Alas, what's weirdest about the new Planet of the Apes is its docile demeanor relative to the bulk of Burton's bestial oeuvre. Beginning with an ingeniously original setup involving a gene-spliced, "state of the art" monkey astronaut, Burton follows suit with the late-Sixties original by sending the ape's human trainer (Mark Wahlberg) crashing onto the titular planet. From there, the director almost immediately struggles to regain the comparative freedom he had in space.
True, the talking, tyrannical apes here rule over their homo sapiens prey about as viciously as the PG-13 rating will allow, and actor Tim Roth renders his savage chimp Thade in a wonderfully hammy, hunched-over triumph of animal-behaviorist Method. But with the human slaves kept mutually supportive and disarmingly bland (Wahlberg's perfunctory Spartacus makes Batman's Bruce Wayne look like an extrovert), there seems little at stake. It doesn't help that the movie's Ewok-style rainforest Apeville is the most artificial set the expressionist director has ever had, or that the unusual immobility of his camera bespeaks the impracticality of laying dolly track on a super-production that started shooting only nine months ago.
I mention this stagebound quality to Burton, and can't begrudge him an answer that begins with an acknowledging nod but ends, like the film, without having gone into much detail. "Each [project] takes on its own energy," he says. "I actually feel it as it's going, and I don't realize what I'm doing until after the fact. I don't start the film saying, 'I think I'm going to try a lot of low-angle shots on this one.' I just find myself doing it. And as I'm doing it, I go, 'Hmmm...now that's interesting.' So I start from my emotional state, and then I see that I'm doing something, and I link it up to my intellectual side. I feel more comfortable that way."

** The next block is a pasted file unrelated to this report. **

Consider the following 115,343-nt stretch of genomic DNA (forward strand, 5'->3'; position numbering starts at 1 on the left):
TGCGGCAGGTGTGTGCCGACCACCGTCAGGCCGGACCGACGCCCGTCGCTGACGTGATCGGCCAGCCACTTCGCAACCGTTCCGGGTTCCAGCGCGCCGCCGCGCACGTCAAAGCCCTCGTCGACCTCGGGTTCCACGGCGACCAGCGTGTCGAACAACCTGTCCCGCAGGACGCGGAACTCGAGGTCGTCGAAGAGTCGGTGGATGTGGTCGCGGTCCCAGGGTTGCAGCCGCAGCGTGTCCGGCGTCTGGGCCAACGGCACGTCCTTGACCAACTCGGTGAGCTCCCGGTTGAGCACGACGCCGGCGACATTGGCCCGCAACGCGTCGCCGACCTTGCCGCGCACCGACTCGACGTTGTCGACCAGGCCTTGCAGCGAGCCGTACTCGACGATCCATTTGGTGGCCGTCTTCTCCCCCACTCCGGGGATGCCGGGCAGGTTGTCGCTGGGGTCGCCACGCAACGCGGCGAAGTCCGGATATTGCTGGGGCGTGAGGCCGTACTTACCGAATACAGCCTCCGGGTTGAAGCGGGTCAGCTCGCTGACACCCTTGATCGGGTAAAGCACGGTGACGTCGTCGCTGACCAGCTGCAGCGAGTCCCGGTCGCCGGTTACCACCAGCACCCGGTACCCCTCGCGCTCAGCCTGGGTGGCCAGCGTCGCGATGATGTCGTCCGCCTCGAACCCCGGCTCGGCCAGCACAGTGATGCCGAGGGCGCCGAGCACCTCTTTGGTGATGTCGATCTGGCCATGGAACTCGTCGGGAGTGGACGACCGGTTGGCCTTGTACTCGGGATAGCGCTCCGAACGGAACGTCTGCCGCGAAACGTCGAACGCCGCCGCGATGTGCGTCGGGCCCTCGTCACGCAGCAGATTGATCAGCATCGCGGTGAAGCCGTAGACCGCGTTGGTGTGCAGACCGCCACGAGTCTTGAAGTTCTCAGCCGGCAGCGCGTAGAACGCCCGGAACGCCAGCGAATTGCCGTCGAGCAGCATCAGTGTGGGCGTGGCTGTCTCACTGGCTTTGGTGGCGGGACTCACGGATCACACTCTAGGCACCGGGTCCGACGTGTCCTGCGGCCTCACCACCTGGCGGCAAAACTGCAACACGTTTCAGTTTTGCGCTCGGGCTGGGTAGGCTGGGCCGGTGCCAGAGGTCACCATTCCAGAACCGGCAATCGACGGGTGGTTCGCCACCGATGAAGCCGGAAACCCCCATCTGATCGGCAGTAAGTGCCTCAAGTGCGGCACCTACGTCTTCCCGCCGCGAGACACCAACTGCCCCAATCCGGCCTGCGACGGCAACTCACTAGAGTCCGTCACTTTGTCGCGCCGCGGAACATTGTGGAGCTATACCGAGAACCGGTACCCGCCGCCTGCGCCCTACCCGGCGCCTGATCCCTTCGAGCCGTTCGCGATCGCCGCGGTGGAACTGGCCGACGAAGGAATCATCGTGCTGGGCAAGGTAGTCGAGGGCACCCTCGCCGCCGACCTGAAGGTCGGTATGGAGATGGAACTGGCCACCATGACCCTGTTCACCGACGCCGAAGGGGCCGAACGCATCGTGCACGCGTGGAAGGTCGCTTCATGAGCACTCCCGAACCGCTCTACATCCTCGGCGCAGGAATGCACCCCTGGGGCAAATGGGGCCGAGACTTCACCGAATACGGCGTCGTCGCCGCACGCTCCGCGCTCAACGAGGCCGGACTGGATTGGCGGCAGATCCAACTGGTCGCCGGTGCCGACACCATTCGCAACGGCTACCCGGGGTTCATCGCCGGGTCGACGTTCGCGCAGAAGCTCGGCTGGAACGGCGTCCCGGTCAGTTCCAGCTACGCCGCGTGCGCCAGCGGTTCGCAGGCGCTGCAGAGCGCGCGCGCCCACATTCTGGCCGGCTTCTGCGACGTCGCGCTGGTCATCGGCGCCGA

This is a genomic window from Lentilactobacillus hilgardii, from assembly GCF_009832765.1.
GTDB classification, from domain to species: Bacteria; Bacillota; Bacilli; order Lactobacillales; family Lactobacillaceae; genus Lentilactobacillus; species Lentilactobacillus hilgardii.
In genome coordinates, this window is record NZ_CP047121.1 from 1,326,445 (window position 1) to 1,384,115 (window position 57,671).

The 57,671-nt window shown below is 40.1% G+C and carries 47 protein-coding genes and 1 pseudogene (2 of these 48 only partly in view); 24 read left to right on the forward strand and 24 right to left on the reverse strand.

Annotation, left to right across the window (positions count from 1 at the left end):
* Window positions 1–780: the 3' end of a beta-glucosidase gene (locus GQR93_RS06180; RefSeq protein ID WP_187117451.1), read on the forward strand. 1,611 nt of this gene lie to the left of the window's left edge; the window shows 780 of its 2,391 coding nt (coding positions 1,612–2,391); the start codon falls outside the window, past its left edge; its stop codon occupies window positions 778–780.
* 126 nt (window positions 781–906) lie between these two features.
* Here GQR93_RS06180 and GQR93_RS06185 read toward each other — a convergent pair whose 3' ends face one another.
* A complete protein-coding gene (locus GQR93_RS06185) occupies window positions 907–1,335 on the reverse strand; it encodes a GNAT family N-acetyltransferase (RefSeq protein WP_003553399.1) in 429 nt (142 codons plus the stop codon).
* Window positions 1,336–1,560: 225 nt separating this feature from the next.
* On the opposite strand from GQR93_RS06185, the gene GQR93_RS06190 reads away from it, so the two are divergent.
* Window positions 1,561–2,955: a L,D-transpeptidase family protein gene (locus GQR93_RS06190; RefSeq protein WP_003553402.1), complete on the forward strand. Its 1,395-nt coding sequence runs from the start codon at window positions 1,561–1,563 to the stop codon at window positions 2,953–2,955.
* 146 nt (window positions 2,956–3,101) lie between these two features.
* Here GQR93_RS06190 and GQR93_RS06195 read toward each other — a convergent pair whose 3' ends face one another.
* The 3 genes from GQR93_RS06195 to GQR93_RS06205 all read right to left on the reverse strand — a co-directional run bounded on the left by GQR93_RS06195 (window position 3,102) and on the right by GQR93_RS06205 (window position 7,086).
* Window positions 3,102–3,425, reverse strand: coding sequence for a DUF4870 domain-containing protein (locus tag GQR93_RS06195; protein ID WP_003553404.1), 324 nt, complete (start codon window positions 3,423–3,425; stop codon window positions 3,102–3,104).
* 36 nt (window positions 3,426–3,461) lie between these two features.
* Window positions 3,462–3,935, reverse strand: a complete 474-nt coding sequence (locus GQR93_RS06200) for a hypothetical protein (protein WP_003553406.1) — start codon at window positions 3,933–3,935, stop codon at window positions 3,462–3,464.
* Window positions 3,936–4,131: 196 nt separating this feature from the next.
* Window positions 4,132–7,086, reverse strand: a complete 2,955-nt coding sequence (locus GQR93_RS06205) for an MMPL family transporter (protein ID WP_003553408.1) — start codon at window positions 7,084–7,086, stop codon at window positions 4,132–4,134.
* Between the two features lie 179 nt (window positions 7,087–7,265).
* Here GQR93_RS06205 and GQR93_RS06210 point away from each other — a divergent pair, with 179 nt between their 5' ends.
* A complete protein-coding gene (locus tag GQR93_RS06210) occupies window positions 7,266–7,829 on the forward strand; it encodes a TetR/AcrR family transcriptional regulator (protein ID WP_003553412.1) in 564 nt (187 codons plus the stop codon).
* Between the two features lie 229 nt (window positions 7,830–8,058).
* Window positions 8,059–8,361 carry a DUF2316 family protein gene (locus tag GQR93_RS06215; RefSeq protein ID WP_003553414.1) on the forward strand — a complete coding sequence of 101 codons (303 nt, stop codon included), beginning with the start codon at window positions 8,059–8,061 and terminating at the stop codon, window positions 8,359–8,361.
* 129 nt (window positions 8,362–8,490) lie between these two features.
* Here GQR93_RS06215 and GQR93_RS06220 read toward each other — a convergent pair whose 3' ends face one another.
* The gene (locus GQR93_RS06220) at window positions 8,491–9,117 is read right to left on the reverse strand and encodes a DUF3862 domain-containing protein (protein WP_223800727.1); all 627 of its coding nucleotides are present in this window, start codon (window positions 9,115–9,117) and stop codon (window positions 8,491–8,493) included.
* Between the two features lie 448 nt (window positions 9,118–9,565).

If Burton's very public art stems from a process that sounds hugely private in the description, it would certainly suit the creative protagonists of his most personal work: born loners who transcend the oppressive normality of their surroundings by constructing elaborate inner lives, which they share only reluctantly with the cruel world at large. Pee-wee's Big Adventure (1985), Burton's first feature and happiest hour, playfully allegorizes its young director's big adventure in Hollywood. Edward Scissorhands, no less than poor Pee-wee's tabloid reality, suggests the public's prudish insensitivity as being an essential component of outsider art. Ed Wood, about the legendarily bad director of Plan 9 from Outer Space, offers that flaws of character and creation can be forgivable, even charming. And Batman Returns, the pimply pubescent of the bunch, whips the whole dynamic into a psychosexual frenzy, the return of what was repressed in Batman erupting with enough carnal force to leave a stain on the screen.
But perhaps the purest expression of the Burton biography--boy alone, feeling distant from his parents and stifled by suburbia, turns darkness to light with the help of filmland's famous monsters--lies in his very first six-minute short. (Completists will find it on the newly issued Nightmare Before Christmas DVD.) A stunningly confessional self-portrait in stop-motion animation, "Vincent" (1982)--funded by Disney for $60,000 while Burton was suffering a day job at the studio drawing foxes and hounds--tells us everything we need to know about the kid and what he was up against. And yet the director has more to say about it, particularly about the reaction 20 years ago to its tragic ending, in the context of the mass confusion that has greeted his latest movie's final twist.